I'd also like to add The Lord of the Rings to this list, because I'm pretty sure that counts as classic literature, and it's awesome.

    I'll also second a lot of the ones mentioned already, like Fahrenheit 451 (I's also recommend The Martian Chronicles and The Illustrated Man by the same author), Pride and Prejudice, To Kill a Mockingbird, The Color Purple, 1984, Brave New World, Frankenstein, Dracula, Sherlock Holmes, the short Steinbeck works, etc. I haven't read Catcher in the Rye, but from what I understand it seems like a great book for teens too.

    Thank goodness you're making this list. I think a lot of times teens get turned off to the classics because they read the wrong ones for their age group or reading level. I know I liked 1984 much better at 18 than I did at 14. I wish I'd had such good recommendations when I was in high school. It would have helped me out a lot.

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    1. I love your choices here! Especially Lord of the Rings, Frankenstein and Dracula!

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    2. I second Jeremy's sentiment, and would also say ditto on Catcher in the Rye. That book is fantastic and I would highly recommend it.
      I'd also add Little Women and Wuthering Heights.

      Great post!

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    3. The Hobbit and The Lord of the Rings trilogy, absolutely! I taught those to my Freshman/Sophomore reading classes.

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    4. All of these are great suggestions! Thank you!

      One of the teachers uses The Hobbit for her elective literature course. I would love to teach that one day... :)

      I read the adbridged Count of Monte Cristo as a ninth grader and fell in love with it (I went and bought the full edition to read shortly after).

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    5. The Count of Monte Cristo is a dream itself. I enjoined it as a teen.

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  10. A good classic to get started in is one my mother suggested I read while I was very early on in high school, Louisa May Alcott's Little Women. Another good one might be The Secret Garden.

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  11. Couldn't agree more with The Woman in White, cause it's the funnest!

    Let's see... I definitely recommend basically anything by Steinbeck (I think 16 was around when I started reading him, and that was a fairly awesome time), To Kill A Mockingbird, and maaaybe some Austen, although I didn't really 'get' her until I was a bit older. And also, more or less everything that everyone's said already!

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    1. I wish I would have discovered Steinbeck as a teenager...I'm jealous. :)

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  12. A Tree Grows in Brooklyn and Cry, the Beloved Country would be great picks. Maybe 1984, too.

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    1. Thank you! I haven't read Cry, the Beloved Country yet, but I will soon!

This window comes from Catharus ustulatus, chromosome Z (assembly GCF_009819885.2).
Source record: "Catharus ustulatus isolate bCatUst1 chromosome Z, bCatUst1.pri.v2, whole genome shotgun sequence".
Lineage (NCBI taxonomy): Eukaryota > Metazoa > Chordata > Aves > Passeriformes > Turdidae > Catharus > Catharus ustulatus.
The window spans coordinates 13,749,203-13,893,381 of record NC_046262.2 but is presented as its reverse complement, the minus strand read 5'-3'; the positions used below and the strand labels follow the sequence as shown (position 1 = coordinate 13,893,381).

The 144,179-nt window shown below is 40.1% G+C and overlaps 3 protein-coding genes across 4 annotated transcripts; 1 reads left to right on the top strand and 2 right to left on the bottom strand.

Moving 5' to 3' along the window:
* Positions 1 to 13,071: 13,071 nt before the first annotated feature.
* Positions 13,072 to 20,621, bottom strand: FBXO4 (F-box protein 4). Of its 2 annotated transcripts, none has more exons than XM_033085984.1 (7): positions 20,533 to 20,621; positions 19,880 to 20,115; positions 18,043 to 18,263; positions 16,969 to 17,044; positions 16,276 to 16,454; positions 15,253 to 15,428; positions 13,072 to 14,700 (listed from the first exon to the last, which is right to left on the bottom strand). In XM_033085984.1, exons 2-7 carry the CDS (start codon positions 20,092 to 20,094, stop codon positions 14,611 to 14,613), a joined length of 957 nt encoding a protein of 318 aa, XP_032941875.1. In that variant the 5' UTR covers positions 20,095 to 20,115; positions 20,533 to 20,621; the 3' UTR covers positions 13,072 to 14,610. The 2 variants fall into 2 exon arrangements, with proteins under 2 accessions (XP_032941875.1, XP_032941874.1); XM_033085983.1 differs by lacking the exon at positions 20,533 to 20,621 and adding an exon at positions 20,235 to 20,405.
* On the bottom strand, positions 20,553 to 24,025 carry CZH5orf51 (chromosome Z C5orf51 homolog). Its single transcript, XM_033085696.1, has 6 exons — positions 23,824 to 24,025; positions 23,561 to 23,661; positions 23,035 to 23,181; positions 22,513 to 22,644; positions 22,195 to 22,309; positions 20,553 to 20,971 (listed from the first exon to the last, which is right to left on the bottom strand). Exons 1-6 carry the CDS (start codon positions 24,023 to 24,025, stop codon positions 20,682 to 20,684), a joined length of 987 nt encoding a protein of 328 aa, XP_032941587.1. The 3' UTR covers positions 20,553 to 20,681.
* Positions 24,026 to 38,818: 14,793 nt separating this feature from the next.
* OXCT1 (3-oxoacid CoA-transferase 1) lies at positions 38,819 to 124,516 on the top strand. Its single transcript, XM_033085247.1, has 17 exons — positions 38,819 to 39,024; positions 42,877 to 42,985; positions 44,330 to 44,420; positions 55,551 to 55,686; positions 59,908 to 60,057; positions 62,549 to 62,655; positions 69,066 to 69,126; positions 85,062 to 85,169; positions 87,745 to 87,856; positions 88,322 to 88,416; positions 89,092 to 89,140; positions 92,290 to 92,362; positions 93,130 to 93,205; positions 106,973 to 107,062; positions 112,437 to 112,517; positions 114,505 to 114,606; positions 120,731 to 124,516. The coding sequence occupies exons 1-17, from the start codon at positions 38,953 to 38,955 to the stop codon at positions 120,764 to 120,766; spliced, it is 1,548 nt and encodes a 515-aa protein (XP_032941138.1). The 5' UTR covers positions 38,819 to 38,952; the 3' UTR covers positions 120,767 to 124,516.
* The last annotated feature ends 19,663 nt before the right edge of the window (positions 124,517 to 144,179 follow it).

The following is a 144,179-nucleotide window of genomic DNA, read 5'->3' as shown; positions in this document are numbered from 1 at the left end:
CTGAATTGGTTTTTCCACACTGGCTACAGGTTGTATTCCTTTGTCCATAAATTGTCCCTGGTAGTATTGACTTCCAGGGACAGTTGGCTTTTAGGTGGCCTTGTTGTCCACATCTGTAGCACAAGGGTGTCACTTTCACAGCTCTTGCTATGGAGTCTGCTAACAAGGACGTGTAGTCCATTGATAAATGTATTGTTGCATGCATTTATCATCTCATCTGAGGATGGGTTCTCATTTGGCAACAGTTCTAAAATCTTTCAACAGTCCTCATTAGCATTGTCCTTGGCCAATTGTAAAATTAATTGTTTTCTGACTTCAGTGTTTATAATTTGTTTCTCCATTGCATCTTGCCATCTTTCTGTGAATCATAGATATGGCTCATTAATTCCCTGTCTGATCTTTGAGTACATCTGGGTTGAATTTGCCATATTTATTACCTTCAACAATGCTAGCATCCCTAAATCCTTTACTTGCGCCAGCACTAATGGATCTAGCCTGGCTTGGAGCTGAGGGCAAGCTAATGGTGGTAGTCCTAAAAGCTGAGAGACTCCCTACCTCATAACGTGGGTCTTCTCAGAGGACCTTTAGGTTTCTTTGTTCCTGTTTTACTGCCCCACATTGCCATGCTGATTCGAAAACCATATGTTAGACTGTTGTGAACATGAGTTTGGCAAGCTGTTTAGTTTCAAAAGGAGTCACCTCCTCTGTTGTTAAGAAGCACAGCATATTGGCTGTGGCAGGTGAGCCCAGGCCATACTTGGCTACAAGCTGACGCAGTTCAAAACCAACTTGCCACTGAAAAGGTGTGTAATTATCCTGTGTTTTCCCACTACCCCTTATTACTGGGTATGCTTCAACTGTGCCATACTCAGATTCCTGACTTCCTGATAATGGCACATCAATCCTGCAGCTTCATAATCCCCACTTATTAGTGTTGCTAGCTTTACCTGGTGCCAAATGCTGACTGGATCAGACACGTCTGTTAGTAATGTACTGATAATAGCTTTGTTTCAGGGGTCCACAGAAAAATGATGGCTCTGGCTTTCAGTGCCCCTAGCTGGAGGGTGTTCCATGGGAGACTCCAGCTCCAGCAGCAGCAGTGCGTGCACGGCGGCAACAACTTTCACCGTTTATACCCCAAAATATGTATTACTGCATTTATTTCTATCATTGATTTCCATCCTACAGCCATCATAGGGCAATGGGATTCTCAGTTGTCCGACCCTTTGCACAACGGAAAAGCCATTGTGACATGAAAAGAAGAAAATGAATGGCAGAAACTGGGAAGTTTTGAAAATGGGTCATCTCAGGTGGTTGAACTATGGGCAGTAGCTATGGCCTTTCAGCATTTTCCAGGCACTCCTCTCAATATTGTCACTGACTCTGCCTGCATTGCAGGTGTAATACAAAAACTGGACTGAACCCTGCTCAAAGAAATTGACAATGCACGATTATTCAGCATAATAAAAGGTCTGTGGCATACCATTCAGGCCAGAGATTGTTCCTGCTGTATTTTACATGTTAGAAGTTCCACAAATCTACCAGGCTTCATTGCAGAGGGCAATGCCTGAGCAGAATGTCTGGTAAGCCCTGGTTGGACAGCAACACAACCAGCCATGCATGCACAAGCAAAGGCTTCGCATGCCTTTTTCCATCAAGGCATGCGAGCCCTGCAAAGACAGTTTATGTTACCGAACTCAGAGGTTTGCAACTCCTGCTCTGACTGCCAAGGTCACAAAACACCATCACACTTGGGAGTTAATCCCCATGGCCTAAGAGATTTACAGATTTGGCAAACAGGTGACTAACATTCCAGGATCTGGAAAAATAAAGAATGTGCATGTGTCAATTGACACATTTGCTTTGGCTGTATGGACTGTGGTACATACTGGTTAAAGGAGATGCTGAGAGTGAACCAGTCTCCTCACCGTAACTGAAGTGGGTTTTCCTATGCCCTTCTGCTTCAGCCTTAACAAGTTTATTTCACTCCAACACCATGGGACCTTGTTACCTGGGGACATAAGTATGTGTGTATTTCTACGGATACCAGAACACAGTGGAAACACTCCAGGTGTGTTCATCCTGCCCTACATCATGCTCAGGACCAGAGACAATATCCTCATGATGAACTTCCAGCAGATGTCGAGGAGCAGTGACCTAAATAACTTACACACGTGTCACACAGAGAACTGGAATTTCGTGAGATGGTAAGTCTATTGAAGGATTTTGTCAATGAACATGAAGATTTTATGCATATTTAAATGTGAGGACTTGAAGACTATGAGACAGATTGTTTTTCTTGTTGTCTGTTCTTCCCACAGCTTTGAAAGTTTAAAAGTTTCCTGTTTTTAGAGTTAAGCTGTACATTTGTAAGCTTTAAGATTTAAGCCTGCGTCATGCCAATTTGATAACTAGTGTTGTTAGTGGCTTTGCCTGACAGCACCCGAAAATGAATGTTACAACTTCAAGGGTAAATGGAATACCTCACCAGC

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  13. The Bell Jar would be the first thing I recommend.

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    1. I came thisclose to recommending that one (I love it so much), but held back. I kind of want to see what she chooses to read first before recommending that one.

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    2. *luahgs * Ironically, I came to this page to recommend the Bell Jar...

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  14. I loved Dorian Gray when I was in high school. I'd add I Capture the Castle to everyone else's excellent recommendations.

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    1. I haven't read that one yet either!

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  15. Being a teenage classics reader myself, I would recommend Jane Eyre, TKAMB, Oliver Twist and 1984. If they want a challenge, Catch-22 is a possibility, but going for Bronte, Austen or a shorter Dickens is always a safe bet, I reckon.

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    1. Thanks for all the suggestions. I'm definitely going to have to read Catch-22 sooner rather than later...

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  16. I couldn't get through Catch-22 or Brave New World as a teen (and I was in the "special" classes). But, then again, I was reading mostly fantasy and biographies at the time, I guess..

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    1. Haha. I read a lot of that as a teen too. I probably wouldn't have tried most of these titles-amazing how tastes change.

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  17. I immediately thought of To Kill a Mockingbird, but I see others have mentioned it. I talked a customer into buying it the other day. She had a teenager that hates reading, and asked me for a title that might make him start reading the classics. :-)

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    1. Awww, that's a good one. All of our kids love it (they read it in ninth grade).

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  18. Also, I didn't see anyone mention Jane Eyre. But, yeah. That. :)